A Personal Education
And why I came back.
By Rachael Seamands, IUPUI
When I graduated high school, the assumption was that I would spend the summer vacation preparing to head off to college.
Whether or not I would go to school in the fall wasn’t a conversation. Both of my parents went to college, and my siblings and I are lucky enough to have reaped the benefits of their education. That’s not to say that my parents didn’t support whichever path I chose to follow, but the path needed to include receiving a college education.
My GPA in high school wasn’t remarkable, and without my standardized testing scores I would have had a difficult time being accepted anywhere. Nevertheless, in August, I packed up and headed to Ohio to start working toward my bachelor’s degree. I thought of it as a new start, and was excited to leave behind an average high school academic experience in favor of a more successful one in college.
For the first couple of semesters, my enthusiasm kept me taking notes and studying for exams with my dorm mates and my eventual sorority sisters. I felt proud of myself, and I was achieving things that I never thought were possible for me. Sophomore year brought a whole new round of challenges; I was out of the wide, grassy meadow of introductory level courses and into the woods of more advanced ones. I felt old habits returning and let myself slip, clinging to the false hope that had guided me during high school—that I would figure it out eventually. Eventually, I had to drop out of college in Ohio and head home to Indiana to figure out whether or not college was right for me.
Once again, I immediately signed up for classes at IUPUI. Come hell or high water, I would get my degree. Consequently, I didn’t work through my academic issues before biting the bullet and starting immediately at a different school. I was drowning again, and I realized I still had no idea how to swim.
I left school after an especially bad semester and started working at a restaurant in my home town. Unsurprisingly, my family wasn’t thrilled, but they knew, before I did, that there were some lessons that I needed to learn for myself if I was going to return to complete my degree. I had dug myself a hole, and I couldn’t just keep digging. I had to look for another way to move forward.
I hadn’t had a job when I was attending college, so the brand new influx of spending money was making me feel better already. Retail therapy and going out to eat with friends helped me ignore the sinking feeling in my gut about school. I had to pay rent, but I still had enough left over to keep myself busy. I told everyone that I didn’t need to go to school; I would just waitress for the rest of my life. The occasional twenty-five cent raises helped as well—who needed an education?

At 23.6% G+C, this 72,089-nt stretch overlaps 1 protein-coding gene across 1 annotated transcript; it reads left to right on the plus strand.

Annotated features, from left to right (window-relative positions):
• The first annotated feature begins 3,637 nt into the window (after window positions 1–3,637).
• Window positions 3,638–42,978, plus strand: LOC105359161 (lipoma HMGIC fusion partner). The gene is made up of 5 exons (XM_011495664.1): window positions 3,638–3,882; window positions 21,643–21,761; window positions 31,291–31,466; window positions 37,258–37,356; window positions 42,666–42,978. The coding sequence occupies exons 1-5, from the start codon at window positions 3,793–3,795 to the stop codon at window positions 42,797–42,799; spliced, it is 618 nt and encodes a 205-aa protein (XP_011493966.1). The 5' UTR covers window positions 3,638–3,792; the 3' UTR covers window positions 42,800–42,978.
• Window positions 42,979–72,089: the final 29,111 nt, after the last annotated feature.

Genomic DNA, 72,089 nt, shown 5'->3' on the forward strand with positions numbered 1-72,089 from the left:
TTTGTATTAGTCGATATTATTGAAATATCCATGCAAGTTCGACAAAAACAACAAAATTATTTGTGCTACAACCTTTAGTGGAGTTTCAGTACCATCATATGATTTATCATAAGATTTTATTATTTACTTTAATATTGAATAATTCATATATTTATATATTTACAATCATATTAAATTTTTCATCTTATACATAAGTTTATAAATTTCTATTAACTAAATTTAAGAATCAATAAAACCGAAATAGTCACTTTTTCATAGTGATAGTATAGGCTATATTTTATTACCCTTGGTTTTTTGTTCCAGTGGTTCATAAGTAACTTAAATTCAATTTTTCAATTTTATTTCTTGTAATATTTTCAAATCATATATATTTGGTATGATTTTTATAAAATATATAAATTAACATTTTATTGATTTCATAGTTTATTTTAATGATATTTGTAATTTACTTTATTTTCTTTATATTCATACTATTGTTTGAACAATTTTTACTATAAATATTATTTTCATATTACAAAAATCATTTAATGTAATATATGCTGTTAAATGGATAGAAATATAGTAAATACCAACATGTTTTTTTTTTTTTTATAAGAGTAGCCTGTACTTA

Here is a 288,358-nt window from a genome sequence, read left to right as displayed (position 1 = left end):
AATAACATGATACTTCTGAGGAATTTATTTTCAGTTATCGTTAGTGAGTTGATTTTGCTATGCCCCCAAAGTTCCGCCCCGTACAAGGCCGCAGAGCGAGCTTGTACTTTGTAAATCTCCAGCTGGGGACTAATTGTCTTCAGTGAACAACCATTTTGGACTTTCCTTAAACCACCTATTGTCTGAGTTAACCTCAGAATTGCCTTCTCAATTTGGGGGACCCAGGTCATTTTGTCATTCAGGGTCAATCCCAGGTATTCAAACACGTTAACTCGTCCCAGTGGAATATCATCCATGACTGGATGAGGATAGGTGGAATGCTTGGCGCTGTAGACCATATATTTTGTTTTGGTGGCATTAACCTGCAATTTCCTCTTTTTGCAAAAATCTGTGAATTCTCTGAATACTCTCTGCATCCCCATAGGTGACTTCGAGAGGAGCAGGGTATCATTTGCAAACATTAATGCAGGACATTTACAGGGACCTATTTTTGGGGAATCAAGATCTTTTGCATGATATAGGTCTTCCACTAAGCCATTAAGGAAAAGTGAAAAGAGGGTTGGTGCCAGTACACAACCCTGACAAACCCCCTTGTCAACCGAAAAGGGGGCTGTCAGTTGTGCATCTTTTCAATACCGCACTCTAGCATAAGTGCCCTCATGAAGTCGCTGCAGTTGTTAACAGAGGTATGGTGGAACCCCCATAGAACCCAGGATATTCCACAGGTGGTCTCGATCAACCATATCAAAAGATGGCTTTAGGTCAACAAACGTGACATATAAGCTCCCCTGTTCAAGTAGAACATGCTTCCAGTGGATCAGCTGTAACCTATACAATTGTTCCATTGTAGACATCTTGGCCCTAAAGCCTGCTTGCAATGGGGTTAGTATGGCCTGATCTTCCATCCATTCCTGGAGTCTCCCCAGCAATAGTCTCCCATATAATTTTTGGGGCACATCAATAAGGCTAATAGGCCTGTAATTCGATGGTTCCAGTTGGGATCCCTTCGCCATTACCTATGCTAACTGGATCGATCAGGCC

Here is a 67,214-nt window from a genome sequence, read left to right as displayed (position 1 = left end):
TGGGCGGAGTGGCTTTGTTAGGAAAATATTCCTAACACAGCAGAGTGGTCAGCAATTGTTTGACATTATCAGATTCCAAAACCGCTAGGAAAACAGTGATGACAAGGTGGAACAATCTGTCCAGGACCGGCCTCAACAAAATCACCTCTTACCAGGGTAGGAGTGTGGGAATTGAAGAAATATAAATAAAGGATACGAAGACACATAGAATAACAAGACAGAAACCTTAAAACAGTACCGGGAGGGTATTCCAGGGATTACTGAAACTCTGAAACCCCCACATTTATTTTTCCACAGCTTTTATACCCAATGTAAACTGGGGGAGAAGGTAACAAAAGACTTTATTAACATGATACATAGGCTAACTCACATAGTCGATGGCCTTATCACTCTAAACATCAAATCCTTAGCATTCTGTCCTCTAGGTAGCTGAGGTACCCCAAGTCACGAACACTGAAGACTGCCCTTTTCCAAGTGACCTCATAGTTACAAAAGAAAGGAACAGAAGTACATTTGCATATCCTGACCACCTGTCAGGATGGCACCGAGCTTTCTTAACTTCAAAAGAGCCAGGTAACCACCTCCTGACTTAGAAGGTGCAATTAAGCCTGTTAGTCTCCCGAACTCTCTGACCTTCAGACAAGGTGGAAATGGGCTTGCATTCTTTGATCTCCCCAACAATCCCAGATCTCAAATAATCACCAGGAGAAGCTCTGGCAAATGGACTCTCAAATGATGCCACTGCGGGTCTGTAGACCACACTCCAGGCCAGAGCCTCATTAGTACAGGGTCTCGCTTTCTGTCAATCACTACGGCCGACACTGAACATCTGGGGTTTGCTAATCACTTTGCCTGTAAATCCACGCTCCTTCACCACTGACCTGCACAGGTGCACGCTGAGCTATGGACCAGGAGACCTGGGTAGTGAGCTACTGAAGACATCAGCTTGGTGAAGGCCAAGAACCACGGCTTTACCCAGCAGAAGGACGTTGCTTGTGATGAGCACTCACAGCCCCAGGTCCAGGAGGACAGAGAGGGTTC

In the food service industry, like it or not, you are treated with a certain level of degradation by your customers. Some people talk to you like you can’t possibly understand more than the order they rattle off for you. The stigma associated with being a waiter followed me wherever I went, while my friends were heading off to study abroad and beginning internships in their fields of study. I began to feel like I wanted something more for myself, and once that feeling set in, I started researching my choices for returning to school.
One year after I had left, I started back at IUPUI on academic probation and worked my butt off to raise my GPA as soon as possible. I kept repeating to myself that I was going to do everything it took this time, without taking shortcuts or cutting corners. I worked out a system with my parents wherein I would use the rent money from the past year to pay for my tuition, and if I got good grades that semester, they would continue to pay for school. Now I had financial motivation as well, and it made a world of difference. Instead of wanting to get the degree because I was supposed to, I wanted the degree so badly that I couldn’t remember the mindset of the girl who started college before she was ready.
Not everyone’s path has to include college. I know of several successful people who took different roads, including well-known names like Steve Jobs, Larry Ellison and Bill Gates. I don’t believe that whether or not you attend college defines how successful you will be in life. For me, going back to school and getting my degree hasn’t been about needing school to be successful; it’s been about proving to myself that I can accomplish what I thought I never could, and I am a better person for it.
I’m a second semester junior at IUPUI, and I am in the midst of the most academically demanding semester I’ve had thus far. After this, all of my classes will be in my area of study, creative writing, which I have grown to love and of which I am extremely proud. I have had a wonderful internship experience this semester, and I have opportunities awaiting me in the coming year that far exceed the happiness I got from receiving a quarter raise every couple of months.
I don’t regret the year I took off from school, because it was my first glimpse of what it’s like to live and work in the real world. I was taught the value of hard work and of self worth, which were two things that I hadn’t experienced during high school or my first attempt at college. I am working on my degree for myself, and that is a motivation that far outranks the expectations of others and the general standard by which my small-town society operates. Thinking you know what you are capable of, and then exceeding your own expectations, is a reward that fuels your self-confidence and sets up a successful future that is truly worth fighting for.